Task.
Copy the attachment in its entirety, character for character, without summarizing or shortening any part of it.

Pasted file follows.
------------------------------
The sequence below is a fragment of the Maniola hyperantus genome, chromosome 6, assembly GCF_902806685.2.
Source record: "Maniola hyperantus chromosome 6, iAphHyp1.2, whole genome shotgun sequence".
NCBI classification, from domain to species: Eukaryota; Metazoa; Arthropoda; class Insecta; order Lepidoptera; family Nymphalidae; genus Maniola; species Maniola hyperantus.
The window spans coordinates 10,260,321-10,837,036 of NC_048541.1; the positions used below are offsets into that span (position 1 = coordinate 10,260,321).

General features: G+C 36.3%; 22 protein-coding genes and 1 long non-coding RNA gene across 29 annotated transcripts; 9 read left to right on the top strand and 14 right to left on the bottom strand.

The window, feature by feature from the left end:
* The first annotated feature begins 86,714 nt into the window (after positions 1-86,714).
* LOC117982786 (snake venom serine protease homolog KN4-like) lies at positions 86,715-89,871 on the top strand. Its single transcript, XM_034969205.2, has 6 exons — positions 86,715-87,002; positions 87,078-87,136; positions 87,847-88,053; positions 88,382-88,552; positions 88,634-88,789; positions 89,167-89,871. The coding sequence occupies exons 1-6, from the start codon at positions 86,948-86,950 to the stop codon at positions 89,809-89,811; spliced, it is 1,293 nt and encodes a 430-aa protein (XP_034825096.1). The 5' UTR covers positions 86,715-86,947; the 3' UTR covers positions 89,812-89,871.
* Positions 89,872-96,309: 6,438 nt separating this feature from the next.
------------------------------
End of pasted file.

The sequence below is a fragment of the Maniola hyperantus genome, chromosome 6, assembly GCF_902806685.2.
Source record: "Maniola hyperantus chromosome 6, iAphHyp1.2, whole genome shotgun sequence".
NCBI classification, from domain to species: Eukaryota; Metazoa; Arthropoda; class Insecta; order Lepidoptera; family Nymphalidae; genus Maniola; species Maniola hyperantus.
The window spans coordinates 10,260,321-10,837,036 of NC_048541.1; the positions used below are offsets into that span (position 1 = coordinate 10,260,321).

General features: G+C 36.3%; 22 protein-coding genes and 1 long non-coding RNA gene across 29 annotated transcripts; 9 read left to right on the top strand and 14 right to left on the bottom strand.

The window, feature by feature from the left end:
* The first annotated feature begins 86,714 nt into the window (after positions 1-86,714).
* LOC117982786 (snake venom serine protease homolog KN4-like) lies at positions 86,715-89,871 on the top strand. Its single transcript, XM_034969205.2, has 6 exons — positions 86,715-87,002; positions 87,078-87,136; positions 87,847-88,053; positions 88,382-88,552; positions 88,634-88,789; positions 89,167-89,871. The coding sequence occupies exons 1-6, from the start codon at positions 86,948-86,950 to the stop codon at positions 89,809-89,811; spliced, it is 1,293 nt and encodes a 430-aa protein (XP_034825096.1). The 5' UTR covers positions 86,715-86,947; the 3' UTR covers positions 89,812-89,871.
* Positions 89,872-96,309: 6,438 nt separating this feature from the next.